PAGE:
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Comment: Re:Ummmm ... duh? (Score 1) 351

by smellsofbikes (#49357965) Attached to: Modern Cockpits: Harder To Invade But Easier To Lock Up

Would it help much? A rogue pilot has the advantage of surprise. They get the first punch - and with a little luck and some practice, one punch is enough. Lock door, punch unsuspecting attendant in the face, pummel them unconscious before they recover.

Or, as I've posted elsewhere, don't even bother with a physical flight. In the US, where two people are required on the flight deck, all flight personnel are automatically eligible to be Federal Flight Deck Officers, meaning that after taking some amount of training they can carry firearms on the plane with them, and other flight officers/staff are prohibited from asking or knowing that they're carrying weapons. If pilots want to crash a plane, it's not going to be difficult for them to succeed.

Comment: Re:Ummmm ... duh? (Score 1) 351

by smellsofbikes (#49357083) Attached to: Modern Cockpits: Harder To Invade But Easier To Lock Up

Much less likely, I'd be more worried about the "depressed narcissistic arsehole" overpowering the stewardess and crashing the plane anyway.

Or just pulling out a gun and shooting the other person in the cockpit, locking the door, and doing the same thing that happened here.
All flight crew members are automatically Federal Flight Deck Officers and are allowed to carry guns on the plane, and other flight officers are prohibited from knowing that their coworkers may be carrying guns.

Comment: Re:Ummmm ... duh? (Score 3, Insightful) 351

by smellsofbikes (#49356917) Attached to: Modern Cockpits: Harder To Invade But Easier To Lock Up

Would this not merely cause people to avoid psychiatric care?

In the case of pilots, there is a legal requirement for the pilot to get checked out medically on a regular basis. For US airline pilots the maximum time between medical checkouts is six months.

However, that statement is completely orthogonal to the other problem, which is that many people who could pass a psychiatric assessment kill themselves or others, and a large number of people who would come out of a psychiatric assessment with a big thick file of observed problems are perfectly reliable individuals in their daily lives and would likely be completely competent pilots.

Comment: Re:The real booth babes ain't on the floor at RSA. (Score 5, Interesting) 323

by MBGMorden (#49349013) Attached to: RSA Conference Bans "Booth Babes"

Well, I guess it is a result of selecting differently based on personal preferences, parties and companies that need bought women, vs those who don't.

This weird taboo attitude towards sex confuses me.

Compare it to say, food. How much sense would it make if someone was proudly proclaiming their social and masculine prowess because they flew into a foreign town and then managed to track down a random stranger and after several hours of conversation and work, they convinced this stranger to cook them dinner. Might not even be a good dinner, but by golly they cooked it.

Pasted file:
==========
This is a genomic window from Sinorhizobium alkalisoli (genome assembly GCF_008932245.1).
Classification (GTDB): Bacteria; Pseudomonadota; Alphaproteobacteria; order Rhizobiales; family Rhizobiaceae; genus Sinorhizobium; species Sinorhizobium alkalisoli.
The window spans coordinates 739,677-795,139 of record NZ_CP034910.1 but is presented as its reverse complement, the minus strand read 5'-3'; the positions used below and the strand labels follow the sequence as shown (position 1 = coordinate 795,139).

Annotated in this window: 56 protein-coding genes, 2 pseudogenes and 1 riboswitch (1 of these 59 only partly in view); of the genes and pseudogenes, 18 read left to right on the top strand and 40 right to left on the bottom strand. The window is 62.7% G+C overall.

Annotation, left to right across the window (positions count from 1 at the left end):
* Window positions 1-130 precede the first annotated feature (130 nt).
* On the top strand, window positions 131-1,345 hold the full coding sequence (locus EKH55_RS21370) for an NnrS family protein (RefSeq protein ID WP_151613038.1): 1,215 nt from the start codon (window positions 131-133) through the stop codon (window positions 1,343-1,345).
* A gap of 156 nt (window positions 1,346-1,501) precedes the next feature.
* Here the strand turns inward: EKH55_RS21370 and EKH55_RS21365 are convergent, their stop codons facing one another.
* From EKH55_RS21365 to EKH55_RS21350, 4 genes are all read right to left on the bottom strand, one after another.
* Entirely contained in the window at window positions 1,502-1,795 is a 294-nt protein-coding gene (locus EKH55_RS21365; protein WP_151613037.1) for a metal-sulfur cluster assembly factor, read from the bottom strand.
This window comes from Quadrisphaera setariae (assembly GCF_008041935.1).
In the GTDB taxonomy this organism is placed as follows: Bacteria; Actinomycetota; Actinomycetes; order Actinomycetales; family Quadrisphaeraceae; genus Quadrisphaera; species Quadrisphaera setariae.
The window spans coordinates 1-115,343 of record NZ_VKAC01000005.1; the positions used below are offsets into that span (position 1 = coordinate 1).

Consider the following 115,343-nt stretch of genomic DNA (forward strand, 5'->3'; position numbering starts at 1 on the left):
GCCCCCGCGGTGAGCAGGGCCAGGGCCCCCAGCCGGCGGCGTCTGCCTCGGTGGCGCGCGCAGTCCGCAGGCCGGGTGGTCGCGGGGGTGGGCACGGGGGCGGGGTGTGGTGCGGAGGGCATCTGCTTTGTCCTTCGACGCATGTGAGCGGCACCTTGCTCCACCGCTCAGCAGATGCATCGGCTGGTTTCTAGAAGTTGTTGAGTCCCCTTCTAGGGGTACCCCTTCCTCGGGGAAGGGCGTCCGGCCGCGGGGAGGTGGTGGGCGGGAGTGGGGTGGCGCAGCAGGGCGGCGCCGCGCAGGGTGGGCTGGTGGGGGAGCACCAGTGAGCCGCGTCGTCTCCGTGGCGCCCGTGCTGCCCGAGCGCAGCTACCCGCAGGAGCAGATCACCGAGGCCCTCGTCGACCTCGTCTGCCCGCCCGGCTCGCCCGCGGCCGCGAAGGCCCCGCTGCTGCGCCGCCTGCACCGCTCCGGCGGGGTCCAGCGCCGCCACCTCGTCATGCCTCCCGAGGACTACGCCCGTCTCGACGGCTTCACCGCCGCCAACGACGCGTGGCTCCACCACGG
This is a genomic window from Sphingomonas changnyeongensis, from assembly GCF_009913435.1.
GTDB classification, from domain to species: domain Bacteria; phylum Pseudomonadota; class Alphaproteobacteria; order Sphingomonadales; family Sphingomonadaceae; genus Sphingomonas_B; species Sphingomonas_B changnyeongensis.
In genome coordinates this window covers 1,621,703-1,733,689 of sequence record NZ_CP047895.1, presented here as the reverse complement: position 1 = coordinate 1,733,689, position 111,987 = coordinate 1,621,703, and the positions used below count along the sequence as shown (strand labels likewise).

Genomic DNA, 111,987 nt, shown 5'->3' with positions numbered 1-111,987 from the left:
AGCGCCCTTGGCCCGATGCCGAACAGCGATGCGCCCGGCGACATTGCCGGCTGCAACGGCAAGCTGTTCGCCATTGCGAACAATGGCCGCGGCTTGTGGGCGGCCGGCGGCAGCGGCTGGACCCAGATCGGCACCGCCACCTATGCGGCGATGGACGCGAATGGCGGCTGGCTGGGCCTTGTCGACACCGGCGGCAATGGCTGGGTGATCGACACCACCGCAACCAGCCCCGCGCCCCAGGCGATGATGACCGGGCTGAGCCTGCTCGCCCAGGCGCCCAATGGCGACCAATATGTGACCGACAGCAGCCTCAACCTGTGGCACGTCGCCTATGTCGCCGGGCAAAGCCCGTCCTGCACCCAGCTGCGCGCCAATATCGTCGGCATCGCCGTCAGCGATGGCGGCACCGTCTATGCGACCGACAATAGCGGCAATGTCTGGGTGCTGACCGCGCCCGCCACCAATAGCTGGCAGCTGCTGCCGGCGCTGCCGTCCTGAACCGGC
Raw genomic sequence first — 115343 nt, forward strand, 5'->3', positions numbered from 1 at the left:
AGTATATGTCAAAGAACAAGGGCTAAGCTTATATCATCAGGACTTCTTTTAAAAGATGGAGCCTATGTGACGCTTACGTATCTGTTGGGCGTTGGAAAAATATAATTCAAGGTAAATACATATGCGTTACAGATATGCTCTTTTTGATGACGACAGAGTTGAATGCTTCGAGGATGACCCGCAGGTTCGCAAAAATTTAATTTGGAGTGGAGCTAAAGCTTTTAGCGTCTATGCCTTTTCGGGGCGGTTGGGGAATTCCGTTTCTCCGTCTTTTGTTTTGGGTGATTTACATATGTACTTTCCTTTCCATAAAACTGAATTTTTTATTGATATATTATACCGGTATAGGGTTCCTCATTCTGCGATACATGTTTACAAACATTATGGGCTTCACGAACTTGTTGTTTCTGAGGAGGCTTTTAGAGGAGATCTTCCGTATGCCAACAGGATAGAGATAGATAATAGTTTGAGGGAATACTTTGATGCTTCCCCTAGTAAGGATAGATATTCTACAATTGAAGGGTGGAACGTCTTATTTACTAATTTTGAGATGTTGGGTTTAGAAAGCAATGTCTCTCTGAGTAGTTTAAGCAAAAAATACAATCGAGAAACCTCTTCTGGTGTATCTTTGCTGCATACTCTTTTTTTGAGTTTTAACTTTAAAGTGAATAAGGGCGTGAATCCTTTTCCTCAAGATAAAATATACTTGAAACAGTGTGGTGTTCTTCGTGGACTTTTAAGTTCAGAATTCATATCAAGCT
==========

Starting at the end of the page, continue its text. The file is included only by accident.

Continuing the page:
You'd consider them half crazy for not just going to a restaurant and ordering something - that would have probably been more enjoyable. As crazy as it sounds though, we attach that same thought process to sex. A guy who spends 4 hours worth of time and $200 in drinks and dinner to bed some random girl is seen as awesome while a guy who cuts to the chase with a $300 prostitute is shunned.

And the best (or I guess worst) excuse I've heard - from women - as to why prostitution shouldn't be legalized? Because if men had access to sex that easily they'd lose too much power in the relationship. That's the honest to goodness answer I've heard from quite a few of them.

Comment: Re:it could have been an accident (Score 1) 727

by MBGMorden (#49347773) Attached to: Germanwings Plane Crash Was No Accident

If that happens one bullet doesn't typically "push" the other one out. Typically a bore obstruction will cause pressure to build dramatically resulting in a buldged and potentially ruptured barrel. You'd still quite possibly die with the gun to your head - but you wouldn't likely have 2 bullets in it.

BTW - usually this occurs on accident, not intentionally. Often times following what's termed a "squib" - a round of ammunition with a primer seated but no gun powder. The primer detonates and is enough to drive the bullet slightly into the barrel, but not out of it.

This is particularly a problem on a revolver. On a semi-auto a squib usually won't cycle the action, meaning you'd have to clear a jam first and might likely realize that something is wrong (a squib sounds very, very quiet compared to a normal shot). On a revolver though if you're shooting the next cylinder will just rotate into place and fire - the action isn't powered by the previous shot.

Comment: Re:Unfortunately, it's still on piano (Score 1) 59

> And the German word for "piano" is "Klavier".

I don't know about modern German, but in Bach's time any keyboard instrument would be called a Klavier.

However, you are certainly correct about the Well-Tempered Clavier being by design particularly suited, more than any of Bach's other music, to newer instruments that were more closely approaching the modern piano than anything that had come before. That's the whole point of the piece, in fact.

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